Testing coastal Lichen and Moss species as a bioindicator of atmospheric Total Mercury and Monomethylmercury in Santa Cruz County, CA
Belle Zheng1, Wendy Lin2, Peter Weiss-Penzias3, Ken Kellman4, Alfred Freeberg5 and Brian Young6
Lichen are unique terrestrial organisms that form stable mutualistic associations between fungi, algae and cyanobacteria.. They have also been used as indicators of healthy air as they are able to accumulate airborne pollutants such as heavy metals like mercury in their thalli (vegetative tissue). A previous study done in the Canadian High Arctic found that lichen had median monomethylmercury (MMHg) and median total mercury (THg) concentrations that were two orders higher of magnitude than the soils underlying them. Intrigued by these data, we decided to test the concentrations of MMHg and THg in lichen and moss in Santa Cruz, CA. The main purpose of the study is to find out whether lichens and mosses can be used as bioindicators of environmental mercury, especially the effects of coastal fog. Various lichen and moss species were collected in Santa Cruz County, then freeze-dried and homogenized, and then analyzed for MMHg and THg concentrations. Lichen and moss THg concentrations ranged from 31.9 to 400.4 ng g-1, with an average of 178.9±111 ng g-1. Lichen and moss MMHg concentrations ranged from 3.86 ng g-1 to 73.3 ng g-1, with an average of 30.3±37.8 ng g-1. In a similar study the median THg and median MMHg were found at 66.8 ng g-1 and 4.27 ng g-1 respectively. From our preliminary data, we are optimistic that lichen and moss are good indicators of airborne mercury concentrations. We will continue this idea by sampling along a coastal-inland transect (fog frequency gradient) at the end of the fog season. Our study may be able to provide insight on how MMHg and THg enter the coastal food chain through fog water deposition.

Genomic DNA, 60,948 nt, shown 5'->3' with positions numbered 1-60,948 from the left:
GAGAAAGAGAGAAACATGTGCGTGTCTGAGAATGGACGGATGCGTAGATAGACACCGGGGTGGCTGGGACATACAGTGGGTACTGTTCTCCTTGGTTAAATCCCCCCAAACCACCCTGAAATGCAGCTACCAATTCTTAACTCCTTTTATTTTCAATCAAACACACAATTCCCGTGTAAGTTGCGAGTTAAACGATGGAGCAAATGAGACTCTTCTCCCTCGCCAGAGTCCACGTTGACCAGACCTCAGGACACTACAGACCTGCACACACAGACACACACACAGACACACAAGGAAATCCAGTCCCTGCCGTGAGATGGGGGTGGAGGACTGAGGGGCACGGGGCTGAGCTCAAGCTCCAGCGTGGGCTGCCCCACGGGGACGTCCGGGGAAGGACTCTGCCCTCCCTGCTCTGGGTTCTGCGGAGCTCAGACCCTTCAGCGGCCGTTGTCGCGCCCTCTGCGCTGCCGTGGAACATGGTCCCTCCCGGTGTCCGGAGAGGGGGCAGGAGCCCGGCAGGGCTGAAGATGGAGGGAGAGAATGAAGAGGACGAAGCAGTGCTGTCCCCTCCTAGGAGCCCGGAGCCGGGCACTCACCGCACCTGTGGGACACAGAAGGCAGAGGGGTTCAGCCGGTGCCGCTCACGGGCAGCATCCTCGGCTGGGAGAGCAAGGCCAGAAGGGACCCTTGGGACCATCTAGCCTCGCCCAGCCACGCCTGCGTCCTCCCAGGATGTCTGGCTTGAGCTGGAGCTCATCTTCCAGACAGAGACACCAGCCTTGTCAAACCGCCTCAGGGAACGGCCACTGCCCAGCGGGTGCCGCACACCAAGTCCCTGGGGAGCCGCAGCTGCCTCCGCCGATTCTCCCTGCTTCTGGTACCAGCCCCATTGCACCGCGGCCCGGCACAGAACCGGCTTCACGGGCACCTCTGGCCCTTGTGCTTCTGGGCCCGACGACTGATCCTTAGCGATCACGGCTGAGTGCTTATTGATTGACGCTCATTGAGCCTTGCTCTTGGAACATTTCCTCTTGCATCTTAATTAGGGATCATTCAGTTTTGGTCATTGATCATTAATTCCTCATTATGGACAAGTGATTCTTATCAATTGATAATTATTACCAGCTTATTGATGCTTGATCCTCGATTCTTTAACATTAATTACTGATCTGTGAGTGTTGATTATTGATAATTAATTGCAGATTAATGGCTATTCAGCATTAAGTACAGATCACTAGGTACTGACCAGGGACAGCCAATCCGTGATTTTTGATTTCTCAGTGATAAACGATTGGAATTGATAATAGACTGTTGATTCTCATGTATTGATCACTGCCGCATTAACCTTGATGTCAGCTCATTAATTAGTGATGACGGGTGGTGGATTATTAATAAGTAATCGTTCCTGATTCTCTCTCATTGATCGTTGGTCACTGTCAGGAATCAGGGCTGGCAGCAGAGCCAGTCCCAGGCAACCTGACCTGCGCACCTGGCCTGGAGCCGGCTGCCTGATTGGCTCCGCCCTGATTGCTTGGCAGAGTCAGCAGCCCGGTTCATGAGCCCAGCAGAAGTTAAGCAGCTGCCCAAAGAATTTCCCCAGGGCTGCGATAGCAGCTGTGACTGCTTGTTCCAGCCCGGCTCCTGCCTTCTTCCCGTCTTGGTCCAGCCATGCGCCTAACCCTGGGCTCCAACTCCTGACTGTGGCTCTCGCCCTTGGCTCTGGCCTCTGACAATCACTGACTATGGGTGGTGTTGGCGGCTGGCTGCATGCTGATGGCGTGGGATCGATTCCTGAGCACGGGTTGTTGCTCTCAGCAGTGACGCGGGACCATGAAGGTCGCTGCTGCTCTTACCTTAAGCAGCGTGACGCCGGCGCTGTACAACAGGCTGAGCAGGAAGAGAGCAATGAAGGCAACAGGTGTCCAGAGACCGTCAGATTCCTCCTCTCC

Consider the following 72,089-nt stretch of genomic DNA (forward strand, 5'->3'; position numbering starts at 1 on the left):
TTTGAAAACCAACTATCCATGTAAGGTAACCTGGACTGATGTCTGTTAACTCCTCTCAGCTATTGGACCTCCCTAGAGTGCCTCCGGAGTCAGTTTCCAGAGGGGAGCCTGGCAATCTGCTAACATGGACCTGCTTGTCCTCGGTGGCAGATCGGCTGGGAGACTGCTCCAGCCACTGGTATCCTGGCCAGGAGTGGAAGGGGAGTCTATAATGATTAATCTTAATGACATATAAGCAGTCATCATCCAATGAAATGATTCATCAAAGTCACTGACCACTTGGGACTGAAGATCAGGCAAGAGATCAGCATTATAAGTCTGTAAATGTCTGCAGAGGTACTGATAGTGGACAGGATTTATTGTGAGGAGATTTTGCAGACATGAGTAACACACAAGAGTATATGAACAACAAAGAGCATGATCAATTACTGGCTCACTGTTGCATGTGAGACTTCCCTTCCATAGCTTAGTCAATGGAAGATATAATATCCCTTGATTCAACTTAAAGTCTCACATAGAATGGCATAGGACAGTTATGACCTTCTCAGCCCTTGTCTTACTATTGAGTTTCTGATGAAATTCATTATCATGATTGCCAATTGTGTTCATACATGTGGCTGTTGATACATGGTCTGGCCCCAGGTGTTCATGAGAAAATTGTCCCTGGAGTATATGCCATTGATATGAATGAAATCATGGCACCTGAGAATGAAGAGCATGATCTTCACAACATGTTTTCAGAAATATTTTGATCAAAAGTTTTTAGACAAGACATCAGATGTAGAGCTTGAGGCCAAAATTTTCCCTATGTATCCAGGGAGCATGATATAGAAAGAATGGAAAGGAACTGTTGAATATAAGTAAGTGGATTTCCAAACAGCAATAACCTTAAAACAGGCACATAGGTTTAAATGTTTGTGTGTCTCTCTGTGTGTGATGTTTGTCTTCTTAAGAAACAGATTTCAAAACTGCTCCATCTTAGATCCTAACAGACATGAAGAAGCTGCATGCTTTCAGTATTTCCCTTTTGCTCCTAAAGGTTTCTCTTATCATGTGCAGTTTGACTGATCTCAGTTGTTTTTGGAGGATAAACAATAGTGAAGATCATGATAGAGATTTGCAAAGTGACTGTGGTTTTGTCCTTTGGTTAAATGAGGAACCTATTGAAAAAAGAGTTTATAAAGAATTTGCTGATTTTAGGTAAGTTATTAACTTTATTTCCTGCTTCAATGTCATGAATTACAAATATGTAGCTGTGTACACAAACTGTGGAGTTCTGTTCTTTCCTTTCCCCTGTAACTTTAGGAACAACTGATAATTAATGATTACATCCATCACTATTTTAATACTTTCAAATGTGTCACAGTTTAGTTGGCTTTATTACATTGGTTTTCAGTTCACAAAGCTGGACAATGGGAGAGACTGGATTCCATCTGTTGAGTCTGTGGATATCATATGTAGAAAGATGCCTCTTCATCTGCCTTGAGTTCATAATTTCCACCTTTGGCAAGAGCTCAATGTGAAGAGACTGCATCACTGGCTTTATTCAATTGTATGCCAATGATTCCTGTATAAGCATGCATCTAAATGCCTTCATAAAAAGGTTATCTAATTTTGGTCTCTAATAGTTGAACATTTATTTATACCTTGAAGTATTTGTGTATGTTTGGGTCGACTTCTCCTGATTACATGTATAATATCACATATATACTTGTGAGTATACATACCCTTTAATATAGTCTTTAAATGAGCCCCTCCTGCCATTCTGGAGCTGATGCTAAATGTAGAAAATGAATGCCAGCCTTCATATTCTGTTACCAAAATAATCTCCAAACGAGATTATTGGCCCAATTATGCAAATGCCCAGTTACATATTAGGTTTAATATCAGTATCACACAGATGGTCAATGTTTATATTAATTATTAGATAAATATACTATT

1University of California, Santa Cruz, firstname.lastname@example.org 2University of California, Santa Cruz, email@example.com 3University of California, Santa Cruz, firstname.lastname@example.org 4University of California, Santa Cruz, email@example.com 5University of California, Santa Cruz, firstname.lastname@example.org 6University of California, Santa Cruz, email@example.com